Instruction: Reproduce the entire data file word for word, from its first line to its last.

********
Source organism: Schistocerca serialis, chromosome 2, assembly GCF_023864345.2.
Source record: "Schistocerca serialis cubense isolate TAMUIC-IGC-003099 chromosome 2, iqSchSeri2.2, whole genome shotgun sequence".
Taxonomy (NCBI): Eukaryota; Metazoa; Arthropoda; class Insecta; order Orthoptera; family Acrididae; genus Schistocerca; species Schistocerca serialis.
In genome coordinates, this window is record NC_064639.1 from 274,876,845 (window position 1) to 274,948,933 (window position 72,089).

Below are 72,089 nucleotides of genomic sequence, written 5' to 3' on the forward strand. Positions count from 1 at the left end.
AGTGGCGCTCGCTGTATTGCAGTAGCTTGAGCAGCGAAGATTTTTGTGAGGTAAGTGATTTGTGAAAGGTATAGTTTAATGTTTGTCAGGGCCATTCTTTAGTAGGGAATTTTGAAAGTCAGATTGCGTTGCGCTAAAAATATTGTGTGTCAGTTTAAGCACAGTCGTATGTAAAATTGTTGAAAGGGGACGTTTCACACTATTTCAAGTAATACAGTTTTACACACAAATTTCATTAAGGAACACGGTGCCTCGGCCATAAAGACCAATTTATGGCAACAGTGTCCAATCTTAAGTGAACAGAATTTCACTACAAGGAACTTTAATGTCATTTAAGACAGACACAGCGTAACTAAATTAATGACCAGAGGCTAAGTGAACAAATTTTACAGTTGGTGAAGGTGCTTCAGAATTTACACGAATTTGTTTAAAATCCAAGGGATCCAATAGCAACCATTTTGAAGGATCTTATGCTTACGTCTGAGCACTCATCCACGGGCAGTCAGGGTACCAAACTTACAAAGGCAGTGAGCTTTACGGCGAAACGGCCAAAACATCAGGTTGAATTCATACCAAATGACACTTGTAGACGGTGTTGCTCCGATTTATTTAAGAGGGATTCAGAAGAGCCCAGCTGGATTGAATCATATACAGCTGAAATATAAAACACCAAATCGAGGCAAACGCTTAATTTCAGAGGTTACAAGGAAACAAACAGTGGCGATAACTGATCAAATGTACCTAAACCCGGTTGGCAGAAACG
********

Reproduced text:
Source organism: Schistocerca serialis, chromosome 2, assembly GCF_023864345.2.
Source record: "Schistocerca serialis cubense isolate TAMUIC-IGC-003099 chromosome 2, iqSchSeri2.2, whole genome shotgun sequence".
Taxonomy (NCBI): Eukaryota; Metazoa; Arthropoda; class Insecta; order Orthoptera; family Acrididae; genus Schistocerca; species Schistocerca serialis.
In genome coordinates, this window is record NC_064639.1 from 274,876,845 (window position 1) to 274,948,933 (window position 72,089).

Below are 72,089 nucleotides of genomic sequence, written 5' to 3' on the forward strand. Positions count from 1 at the left end.
AGTGGCGCTCGCTGTATTGCAGTAGCTTGAGCAGCGAAGATTTTTGTGAGGTAAGTGATTTGTGAAAGGTATAGTTTAATGTTTGTCAGGGCCATTCTTTAGTAGGGAATTTTGAAAGTCAGATTGCGTTGCGCTAAAAATATTGTGTGTCAGTTTAAGCACAGTCGTATGTAAAATTGTTGAAAGGGGACGTTTCACACTATTTCAAGTAATACAGTTTTACACACAAATTTCATTAAGGAACACGGTGCCTCGGCCATAAAGACCAATTTATGGCAACAGTGTCCAATCTTAAGTGAACAGAATTTCACTACAAGGAACTTTAATGTCATTTAAGACAGACACAGCGTAACTAAATTAATGACCAGAGGCTAAGTGAACAAATTTTACAGTTGGTGAAGGTGCTTCAGAATTTACACGAATTTGTTTAAAATCCAAGGGATCCAATAGCAACCATTTTGAAGGATCTTATGCTTACGTCTGAGCACTCATCCACGGGCAGTCAGGGTACCAAACTTACAAAGGCAGTGAGCTTTACGGCGAAACGGCCAAAACATCAGGTTGAATTCATACCAAATGACACTTGTAGACGGTGTTGCTCCGATTTATTTAAGAGGGATTCAGAAGAGCCCAGCTGGATTGAATCATATACAGCTGAAATATAAAACACCAAATCGAGGCAAACGCTTAATTTCAGAGGTTACAAGGAAACAAACAGTGGCGATAACTGATCAAATGTACCTAAACCCGGTTGGCAGAAACG